Kinetics of Exhaled Carbon Monoxide After Water-pipe Smoking Indoors and Outdoors

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Despite accumulating evidence about its adverse health effects, water-pipe tobacco smoking has become very popular among youth. The aim of this study was to compare smoke exposure and the kinetics of exhaled carbon monoxide (eCO) between water-pipe and cigarette smokers under different conditions.


Using a cross-over study design, changes in eCO and urinary cotinine levels were measured in a cohort of 32 healthy university students after sessions of water-pipe smoking indoors and outdoors. An indoor cigarette smoking session with equal amounts of tobacco was conducted for reference purposes. Both active and passive smokers participated in all sessions.


In indoor sessions, we found that among active participants, eCO levels were approximately 7.5-fold higher in water-pipe users than cigarette smokers. eCO levels remained significantly elevated even 10 h after discontinuing water-pipe smoking. Notably, eCO levels in passive water-pipe smokers were in the same range as in active cigarette smokers. Compared with indoor sessions, eCO levels in active water-pipe users were reduced in outdoor environments. Nonetheless, levels were still higher in these subjects than those in active cigarette smokers measured in indoor sessions. Urinary cotinine levels were comparable in active water-pipe and cigarette smokers.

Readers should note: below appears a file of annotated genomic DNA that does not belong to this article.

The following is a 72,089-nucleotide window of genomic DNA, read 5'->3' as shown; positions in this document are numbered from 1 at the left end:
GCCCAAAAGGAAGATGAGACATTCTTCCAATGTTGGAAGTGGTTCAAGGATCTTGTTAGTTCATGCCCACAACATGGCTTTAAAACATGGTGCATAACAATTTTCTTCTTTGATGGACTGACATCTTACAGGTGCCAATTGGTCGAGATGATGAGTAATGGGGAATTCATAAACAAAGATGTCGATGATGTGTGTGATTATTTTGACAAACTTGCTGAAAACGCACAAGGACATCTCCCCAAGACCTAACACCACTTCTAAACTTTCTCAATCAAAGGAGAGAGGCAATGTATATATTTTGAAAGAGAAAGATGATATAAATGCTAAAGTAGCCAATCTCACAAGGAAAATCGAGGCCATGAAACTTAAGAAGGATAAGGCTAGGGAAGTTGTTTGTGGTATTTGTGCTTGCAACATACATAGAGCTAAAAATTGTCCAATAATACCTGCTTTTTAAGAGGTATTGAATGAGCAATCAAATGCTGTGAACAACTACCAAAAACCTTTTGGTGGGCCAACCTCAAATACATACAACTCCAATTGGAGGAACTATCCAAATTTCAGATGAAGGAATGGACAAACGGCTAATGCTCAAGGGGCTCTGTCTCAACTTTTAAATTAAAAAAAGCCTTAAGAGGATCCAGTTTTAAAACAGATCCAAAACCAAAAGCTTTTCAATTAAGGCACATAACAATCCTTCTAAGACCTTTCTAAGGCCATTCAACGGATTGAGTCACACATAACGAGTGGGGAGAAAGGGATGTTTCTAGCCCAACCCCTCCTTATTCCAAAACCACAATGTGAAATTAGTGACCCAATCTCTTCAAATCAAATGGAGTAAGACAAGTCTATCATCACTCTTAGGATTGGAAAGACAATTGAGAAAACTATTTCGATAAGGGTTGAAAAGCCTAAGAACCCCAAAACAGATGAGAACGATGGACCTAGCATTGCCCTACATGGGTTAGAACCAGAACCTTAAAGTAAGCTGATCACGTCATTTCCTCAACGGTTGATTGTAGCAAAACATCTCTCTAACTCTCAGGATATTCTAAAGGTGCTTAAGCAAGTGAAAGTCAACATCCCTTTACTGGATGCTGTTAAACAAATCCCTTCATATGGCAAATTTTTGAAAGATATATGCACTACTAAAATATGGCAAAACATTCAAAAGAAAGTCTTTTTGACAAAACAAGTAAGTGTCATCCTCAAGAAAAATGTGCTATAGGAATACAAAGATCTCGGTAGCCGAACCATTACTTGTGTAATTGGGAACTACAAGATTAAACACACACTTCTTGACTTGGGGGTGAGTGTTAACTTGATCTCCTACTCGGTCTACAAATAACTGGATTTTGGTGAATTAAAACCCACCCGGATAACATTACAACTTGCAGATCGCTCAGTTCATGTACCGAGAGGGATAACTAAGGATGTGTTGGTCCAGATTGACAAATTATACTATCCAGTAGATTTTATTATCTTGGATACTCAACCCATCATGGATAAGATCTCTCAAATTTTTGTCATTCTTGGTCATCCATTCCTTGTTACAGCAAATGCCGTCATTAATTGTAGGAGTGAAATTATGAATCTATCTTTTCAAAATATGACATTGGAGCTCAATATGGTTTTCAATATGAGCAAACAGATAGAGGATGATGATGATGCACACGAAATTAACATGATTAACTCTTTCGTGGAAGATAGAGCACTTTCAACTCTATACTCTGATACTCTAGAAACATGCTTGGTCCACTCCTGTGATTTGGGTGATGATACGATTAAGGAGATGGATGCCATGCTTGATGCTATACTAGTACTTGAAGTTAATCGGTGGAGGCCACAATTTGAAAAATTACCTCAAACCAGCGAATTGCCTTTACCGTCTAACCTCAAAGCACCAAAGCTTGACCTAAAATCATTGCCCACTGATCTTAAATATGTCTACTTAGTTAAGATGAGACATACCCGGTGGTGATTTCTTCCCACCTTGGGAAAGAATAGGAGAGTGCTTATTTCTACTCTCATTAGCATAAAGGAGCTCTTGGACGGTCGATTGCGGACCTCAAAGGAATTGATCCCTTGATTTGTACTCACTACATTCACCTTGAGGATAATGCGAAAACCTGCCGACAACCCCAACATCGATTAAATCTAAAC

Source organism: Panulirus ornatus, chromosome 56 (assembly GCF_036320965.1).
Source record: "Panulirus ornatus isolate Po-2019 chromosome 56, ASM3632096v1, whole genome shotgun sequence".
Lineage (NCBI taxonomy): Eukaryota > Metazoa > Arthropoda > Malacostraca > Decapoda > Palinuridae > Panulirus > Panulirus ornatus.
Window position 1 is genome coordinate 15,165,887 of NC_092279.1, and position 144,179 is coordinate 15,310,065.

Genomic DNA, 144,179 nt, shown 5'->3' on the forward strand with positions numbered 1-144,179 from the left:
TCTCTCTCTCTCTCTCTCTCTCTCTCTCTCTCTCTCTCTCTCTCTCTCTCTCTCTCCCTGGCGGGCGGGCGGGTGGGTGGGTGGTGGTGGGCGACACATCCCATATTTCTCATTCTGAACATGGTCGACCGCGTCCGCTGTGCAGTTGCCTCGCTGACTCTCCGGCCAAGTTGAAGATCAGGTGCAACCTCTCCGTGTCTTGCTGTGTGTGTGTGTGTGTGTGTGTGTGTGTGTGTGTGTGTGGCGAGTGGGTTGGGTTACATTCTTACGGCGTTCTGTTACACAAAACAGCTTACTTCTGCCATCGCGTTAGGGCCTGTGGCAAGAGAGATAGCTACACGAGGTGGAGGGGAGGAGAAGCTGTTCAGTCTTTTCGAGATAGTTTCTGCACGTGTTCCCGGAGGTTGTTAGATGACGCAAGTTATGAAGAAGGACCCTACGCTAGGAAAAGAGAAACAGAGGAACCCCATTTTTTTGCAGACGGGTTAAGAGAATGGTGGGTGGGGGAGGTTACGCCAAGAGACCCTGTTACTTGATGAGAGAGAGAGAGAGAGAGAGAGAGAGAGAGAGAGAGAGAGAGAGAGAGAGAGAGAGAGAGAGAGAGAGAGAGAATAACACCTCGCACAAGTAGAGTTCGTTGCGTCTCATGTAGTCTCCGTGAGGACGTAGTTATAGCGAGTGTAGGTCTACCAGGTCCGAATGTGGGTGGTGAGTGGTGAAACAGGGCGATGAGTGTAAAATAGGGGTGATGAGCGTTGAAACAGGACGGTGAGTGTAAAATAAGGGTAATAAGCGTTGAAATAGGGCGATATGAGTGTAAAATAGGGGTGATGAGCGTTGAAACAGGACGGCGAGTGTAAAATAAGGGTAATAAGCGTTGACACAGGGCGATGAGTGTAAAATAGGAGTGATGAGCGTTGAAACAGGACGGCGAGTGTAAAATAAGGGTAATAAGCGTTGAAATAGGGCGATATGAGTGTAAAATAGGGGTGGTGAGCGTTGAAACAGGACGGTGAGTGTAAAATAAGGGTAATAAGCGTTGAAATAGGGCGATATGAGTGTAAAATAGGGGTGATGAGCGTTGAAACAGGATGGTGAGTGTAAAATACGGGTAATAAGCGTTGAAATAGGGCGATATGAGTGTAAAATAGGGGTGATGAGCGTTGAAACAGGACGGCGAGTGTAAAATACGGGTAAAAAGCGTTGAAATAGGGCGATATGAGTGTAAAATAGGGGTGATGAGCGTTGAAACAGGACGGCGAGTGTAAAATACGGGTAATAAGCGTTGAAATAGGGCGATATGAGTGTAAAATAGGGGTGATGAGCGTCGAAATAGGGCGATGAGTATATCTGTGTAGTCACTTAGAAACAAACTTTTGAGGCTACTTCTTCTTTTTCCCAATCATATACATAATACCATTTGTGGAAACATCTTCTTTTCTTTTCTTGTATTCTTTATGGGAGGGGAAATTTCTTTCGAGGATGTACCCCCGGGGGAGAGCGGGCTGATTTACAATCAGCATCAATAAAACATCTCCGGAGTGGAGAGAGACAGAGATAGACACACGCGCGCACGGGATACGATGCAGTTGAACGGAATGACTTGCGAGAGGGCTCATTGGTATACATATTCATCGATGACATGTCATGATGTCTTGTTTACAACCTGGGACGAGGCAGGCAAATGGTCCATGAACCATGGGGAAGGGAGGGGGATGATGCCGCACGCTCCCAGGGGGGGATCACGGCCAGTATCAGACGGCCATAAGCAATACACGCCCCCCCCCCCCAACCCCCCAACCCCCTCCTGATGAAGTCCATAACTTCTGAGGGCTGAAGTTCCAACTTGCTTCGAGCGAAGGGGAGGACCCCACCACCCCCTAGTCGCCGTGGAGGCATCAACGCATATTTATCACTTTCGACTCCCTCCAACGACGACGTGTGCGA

Our results suggest that water-pipe smoking is associated with significantly higher toxicant exposure than cigarette smoking even in outdoor environments. Furthermore, even passive, indoor water-pipe smoke exposure may have significant health hazards compared with those of active cigarette smoking.

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